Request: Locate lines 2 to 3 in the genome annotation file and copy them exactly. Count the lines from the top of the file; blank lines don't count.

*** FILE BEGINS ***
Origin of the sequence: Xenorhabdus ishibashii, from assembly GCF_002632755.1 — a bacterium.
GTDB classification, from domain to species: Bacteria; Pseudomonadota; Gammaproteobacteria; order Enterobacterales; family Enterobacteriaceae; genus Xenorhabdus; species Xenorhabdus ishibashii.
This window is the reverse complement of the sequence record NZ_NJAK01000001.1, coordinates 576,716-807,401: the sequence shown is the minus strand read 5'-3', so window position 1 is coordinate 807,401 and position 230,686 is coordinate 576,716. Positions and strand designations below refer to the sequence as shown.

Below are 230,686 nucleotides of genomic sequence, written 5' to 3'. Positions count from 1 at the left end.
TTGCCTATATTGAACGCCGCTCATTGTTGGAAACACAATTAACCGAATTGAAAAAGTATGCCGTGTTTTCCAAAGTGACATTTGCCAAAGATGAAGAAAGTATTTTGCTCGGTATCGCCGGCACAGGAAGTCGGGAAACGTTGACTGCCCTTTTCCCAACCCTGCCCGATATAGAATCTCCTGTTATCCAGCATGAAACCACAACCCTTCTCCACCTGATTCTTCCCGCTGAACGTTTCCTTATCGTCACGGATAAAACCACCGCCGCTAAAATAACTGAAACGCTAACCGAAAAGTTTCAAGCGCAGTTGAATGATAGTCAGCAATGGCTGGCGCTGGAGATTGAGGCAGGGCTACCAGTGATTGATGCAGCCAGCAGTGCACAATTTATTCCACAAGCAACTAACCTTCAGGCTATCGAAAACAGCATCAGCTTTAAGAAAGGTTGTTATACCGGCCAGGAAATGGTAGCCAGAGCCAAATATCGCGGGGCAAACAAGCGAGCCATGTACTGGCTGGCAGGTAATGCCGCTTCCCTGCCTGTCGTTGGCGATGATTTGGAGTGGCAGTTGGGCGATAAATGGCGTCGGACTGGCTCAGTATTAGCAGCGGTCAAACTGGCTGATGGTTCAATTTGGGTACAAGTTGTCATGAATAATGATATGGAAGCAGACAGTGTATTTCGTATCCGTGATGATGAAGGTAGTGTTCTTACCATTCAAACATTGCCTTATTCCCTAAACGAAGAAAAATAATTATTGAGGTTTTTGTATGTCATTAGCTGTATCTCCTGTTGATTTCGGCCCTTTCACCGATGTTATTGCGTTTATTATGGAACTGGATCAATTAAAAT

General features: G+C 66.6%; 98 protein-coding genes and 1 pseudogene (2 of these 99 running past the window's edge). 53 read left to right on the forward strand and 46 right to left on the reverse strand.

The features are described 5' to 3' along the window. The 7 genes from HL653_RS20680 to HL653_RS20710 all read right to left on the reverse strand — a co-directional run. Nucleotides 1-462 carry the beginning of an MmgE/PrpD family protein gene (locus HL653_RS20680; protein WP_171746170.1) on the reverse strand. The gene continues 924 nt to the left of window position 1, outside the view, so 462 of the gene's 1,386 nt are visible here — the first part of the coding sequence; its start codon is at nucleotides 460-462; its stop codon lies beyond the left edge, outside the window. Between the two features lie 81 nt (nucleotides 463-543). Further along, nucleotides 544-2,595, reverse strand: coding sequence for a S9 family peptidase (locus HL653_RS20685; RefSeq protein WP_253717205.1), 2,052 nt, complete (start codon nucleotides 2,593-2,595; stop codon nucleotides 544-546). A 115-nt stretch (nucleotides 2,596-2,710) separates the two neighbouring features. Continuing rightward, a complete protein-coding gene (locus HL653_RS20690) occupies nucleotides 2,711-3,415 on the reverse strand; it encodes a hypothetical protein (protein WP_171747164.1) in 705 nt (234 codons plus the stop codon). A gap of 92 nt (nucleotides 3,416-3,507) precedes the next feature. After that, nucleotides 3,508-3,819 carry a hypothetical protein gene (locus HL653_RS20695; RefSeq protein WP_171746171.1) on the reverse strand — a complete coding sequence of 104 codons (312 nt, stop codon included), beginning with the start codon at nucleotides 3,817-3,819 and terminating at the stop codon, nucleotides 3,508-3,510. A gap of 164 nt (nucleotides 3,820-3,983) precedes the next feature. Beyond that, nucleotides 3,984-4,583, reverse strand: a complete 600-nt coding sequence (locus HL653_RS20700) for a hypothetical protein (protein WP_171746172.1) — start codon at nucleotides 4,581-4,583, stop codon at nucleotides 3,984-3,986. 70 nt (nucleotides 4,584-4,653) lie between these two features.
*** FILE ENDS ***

GTDB classification, from domain to species: Bacteria; Pseudomonadota; Gammaproteobacteria; order Enterobacterales; family Enterobacteriaceae; genus Xenorhabdus; species Xenorhabdus ishibashii.
This window is the reverse complement of the sequence record NZ_NJAK01000001.1, coordinates 576,716-807,401: the sequence shown is the minus strand read 5'-3', so window position 1 is coordinate 807,401 and position 230,686 is coordinate 576,716. Positions and strand designations below refer to the sequence as shown.